I’m a project manager at a contract archaeology company, which means I have to be both an archaeologist and a businesswoman. Anathema to purists, maybe, but in the United States most archaeology is done commercially, as part of an industry called Cultural Resource Management (CRM), and businesses need people doing business-y things to keep them running. In CRM, developers hire archaeologists and architectural historians to help them deal with cultural resources that will be affected by their development project, in much the same way as they hire environmental scientists, traffic engineers, and architects. We work for the developer, but our first duty is to the resources.
For me, the 2012 Day of Archaeology was pretty typical. My primary task for the day, as it has been for the last month or so, is to continue editing a site report. The archaeologist who wrote the report works mostly on prehistoric sites, but this report is about a historic site. Since it’s her first historic-period report, we’re taking our time with it to teach her how to do it right. Historic-period artifacts require completely different analysis knowledge than prehistoric artifacts (e.g., learning to recognize mold seams on bottles or differentiate fabric types in ceramics, vs. categorizing edge flaking in stone tools), which takes time to learn. You also have more lines of evidence (in the form of historical maps and records) that you need to bring in to your analysis. Work on the report has been slow-going because I often am too busy with other things to get a chance to work on it.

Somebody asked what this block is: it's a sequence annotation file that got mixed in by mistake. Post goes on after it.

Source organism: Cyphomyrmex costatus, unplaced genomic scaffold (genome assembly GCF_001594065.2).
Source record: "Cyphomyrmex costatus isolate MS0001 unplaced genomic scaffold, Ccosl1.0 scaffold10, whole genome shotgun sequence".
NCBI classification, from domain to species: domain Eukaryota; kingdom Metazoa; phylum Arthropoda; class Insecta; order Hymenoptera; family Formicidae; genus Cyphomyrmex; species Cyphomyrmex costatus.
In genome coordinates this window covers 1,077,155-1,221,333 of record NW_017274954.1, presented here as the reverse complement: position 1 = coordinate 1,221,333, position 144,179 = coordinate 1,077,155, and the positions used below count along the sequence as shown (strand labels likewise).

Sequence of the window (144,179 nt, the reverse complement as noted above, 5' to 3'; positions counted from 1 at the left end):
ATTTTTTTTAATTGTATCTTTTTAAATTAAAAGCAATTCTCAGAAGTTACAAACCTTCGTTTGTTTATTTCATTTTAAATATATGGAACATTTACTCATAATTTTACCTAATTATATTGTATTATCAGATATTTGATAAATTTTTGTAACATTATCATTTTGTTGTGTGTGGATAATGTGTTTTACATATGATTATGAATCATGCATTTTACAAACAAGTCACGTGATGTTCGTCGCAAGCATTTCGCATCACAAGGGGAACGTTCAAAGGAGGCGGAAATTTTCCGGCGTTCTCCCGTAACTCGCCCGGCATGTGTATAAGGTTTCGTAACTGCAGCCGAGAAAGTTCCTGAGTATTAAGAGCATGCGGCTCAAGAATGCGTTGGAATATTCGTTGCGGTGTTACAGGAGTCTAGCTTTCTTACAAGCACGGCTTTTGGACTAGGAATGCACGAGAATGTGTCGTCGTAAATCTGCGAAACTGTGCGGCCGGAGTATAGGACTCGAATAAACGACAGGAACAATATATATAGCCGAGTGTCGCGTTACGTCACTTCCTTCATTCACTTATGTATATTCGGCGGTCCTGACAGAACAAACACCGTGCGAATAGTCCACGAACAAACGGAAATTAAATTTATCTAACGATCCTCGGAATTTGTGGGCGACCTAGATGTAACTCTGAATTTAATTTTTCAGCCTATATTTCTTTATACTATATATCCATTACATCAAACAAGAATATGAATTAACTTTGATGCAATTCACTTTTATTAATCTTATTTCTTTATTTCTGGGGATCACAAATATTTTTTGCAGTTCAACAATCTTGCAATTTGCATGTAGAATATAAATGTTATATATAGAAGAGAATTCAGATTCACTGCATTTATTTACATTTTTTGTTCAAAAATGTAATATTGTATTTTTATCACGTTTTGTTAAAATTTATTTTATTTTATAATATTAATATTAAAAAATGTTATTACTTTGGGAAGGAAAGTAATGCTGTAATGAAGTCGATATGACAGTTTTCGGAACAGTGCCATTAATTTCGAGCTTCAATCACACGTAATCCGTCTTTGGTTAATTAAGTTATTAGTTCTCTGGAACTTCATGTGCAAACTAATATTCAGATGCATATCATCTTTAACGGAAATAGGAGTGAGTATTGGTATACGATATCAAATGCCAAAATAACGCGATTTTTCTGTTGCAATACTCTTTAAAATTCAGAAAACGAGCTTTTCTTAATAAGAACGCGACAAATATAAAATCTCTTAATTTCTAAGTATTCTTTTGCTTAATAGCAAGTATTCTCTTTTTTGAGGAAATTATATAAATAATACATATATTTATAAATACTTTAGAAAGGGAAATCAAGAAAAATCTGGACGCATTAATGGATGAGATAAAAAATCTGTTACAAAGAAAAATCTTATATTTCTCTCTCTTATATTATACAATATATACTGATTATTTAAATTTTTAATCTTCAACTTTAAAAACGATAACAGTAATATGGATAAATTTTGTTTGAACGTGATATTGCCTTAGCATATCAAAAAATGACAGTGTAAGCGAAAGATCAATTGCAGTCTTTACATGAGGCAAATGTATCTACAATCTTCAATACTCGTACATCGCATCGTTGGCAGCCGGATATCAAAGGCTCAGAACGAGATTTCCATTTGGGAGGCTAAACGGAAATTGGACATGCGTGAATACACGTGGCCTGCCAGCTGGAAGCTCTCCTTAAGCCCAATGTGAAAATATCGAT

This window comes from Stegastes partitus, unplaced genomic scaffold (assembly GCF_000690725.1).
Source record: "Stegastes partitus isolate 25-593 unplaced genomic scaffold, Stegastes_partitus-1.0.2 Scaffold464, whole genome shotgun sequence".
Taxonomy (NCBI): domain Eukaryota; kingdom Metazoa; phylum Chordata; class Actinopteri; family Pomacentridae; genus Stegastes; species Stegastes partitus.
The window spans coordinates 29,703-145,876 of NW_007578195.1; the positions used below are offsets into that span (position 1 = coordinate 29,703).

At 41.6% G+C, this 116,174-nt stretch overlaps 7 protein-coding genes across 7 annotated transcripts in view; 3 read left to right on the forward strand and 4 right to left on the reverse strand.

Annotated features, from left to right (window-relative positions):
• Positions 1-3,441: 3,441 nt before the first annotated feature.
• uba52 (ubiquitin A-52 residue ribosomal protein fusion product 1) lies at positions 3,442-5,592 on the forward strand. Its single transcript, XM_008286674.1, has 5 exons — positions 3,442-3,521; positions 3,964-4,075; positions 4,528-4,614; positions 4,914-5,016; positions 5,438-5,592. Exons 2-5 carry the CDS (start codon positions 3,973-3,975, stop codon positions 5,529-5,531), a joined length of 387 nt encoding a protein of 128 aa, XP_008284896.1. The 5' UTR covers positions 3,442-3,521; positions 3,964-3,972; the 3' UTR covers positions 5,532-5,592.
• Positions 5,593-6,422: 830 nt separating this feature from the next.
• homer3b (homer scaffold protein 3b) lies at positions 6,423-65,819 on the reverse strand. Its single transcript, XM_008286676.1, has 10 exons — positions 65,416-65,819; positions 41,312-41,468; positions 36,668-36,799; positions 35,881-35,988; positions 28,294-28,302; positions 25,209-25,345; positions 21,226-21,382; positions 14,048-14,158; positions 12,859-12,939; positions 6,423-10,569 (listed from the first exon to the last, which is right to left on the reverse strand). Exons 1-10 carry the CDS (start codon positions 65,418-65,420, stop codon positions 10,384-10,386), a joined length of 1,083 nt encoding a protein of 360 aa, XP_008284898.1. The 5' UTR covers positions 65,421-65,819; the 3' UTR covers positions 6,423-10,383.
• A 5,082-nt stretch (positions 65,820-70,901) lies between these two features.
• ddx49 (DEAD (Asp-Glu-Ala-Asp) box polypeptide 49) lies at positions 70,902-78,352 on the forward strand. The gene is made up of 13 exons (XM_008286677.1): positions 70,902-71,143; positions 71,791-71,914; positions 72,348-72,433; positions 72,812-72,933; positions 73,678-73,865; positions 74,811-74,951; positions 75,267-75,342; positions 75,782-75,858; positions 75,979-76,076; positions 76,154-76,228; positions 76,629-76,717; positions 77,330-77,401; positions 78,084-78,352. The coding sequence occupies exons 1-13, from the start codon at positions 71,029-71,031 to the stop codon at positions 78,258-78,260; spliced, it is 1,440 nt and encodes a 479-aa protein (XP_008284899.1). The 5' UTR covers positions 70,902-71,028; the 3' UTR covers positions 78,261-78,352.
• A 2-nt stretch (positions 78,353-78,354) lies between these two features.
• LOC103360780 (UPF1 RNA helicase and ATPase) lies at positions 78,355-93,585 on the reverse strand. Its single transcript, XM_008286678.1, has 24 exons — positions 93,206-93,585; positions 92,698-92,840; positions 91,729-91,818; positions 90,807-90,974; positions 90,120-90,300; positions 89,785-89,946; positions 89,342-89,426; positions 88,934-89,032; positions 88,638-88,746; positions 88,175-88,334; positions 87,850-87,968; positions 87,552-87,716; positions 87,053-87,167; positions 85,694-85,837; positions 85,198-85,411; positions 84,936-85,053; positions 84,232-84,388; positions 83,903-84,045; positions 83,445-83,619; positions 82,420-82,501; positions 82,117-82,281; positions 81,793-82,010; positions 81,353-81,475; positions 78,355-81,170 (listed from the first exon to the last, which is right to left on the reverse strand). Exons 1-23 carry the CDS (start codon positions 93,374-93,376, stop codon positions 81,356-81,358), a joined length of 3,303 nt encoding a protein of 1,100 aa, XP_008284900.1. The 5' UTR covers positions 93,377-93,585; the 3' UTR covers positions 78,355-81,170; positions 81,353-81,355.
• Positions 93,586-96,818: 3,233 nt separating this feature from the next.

The Day Begins
My first task upon getting to the office–after brewing a pot of tea, of course–is to check in with our people in the field. Today we have two field projects going on, both of which are in the monitoring stage. “Monitoring” means that an archaeologist watches the construction crew as they dig, in order to spot any emerging resources (artifacts/sites/etc.) before they’re damaged or destroyed. Monitoring is usually done after we’ve already done testing and evaluation of anything we know is on site, and is largely a failsafe to protect things we didn’t know were there.